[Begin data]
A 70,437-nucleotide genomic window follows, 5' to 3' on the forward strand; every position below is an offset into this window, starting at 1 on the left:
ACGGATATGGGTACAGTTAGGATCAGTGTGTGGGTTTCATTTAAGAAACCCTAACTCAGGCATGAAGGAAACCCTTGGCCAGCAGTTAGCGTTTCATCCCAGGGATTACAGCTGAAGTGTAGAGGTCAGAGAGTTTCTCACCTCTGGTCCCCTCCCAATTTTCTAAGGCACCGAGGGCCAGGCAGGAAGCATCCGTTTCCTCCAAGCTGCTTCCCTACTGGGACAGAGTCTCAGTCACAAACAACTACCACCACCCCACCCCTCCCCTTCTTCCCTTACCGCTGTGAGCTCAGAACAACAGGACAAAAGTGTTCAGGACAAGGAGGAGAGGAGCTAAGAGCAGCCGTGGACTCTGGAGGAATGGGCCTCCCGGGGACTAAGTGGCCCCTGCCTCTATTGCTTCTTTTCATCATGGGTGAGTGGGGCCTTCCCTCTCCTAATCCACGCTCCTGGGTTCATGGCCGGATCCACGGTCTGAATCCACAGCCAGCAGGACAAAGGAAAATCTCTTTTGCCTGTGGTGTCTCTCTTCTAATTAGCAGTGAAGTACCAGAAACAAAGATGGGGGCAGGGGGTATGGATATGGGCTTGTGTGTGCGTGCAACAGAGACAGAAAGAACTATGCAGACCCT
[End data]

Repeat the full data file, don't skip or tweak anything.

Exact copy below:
A 70,437-nucleotide genomic window follows, 5' to 3' on the forward strand; every position below is an offset into this window, starting at 1 on the left:
ACGGATATGGGTACAGTTAGGATCAGTGTGTGGGTTTCATTTAAGAAACCCTAACTCAGGCATGAAGGAAACCCTTGGCCAGCAGTTAGCGTTTCATCCCAGGGATTACAGCTGAAGTGTAGAGGTCAGAGAGTTTCTCACCTCTGGTCCCCTCCCAATTTTCTAAGGCACCGAGGGCCAGGCAGGAAGCATCCGTTTCCTCCAAGCTGCTTCCCTACTGGGACAGAGTCTCAGTCACAAACAACTACCACCACCCCACCCCTCCCCTTCTTCCCTTACCGCTGTGAGCTCAGAACAACAGGACAAAAGTGTTCAGGACAAGGAGGAGAGGAGCTAAGAGCAGCCGTGGACTCTGGAGGAATGGGCCTCCCGGGGACTAAGTGGCCCCTGCCTCTATTGCTTCTTTTCATCATGGGTGAGTGGGGCCTTCCCTCTCCTAATCCACGCTCCTGGGTTCATGGCCGGATCCACGGTCTGAATCCACAGCCAGCAGGACAAAGGAAAATCTCTTTTGCCTGTGGTGTCTCTCTTCTAATTAGCAGTGAAGTACCAGAAACAAAGATGGGGGCAGGGGGTATGGATATGGGCTTGTGTGTGCGTGCAACAGAGACAGAAAGAACTATGCAGACCCT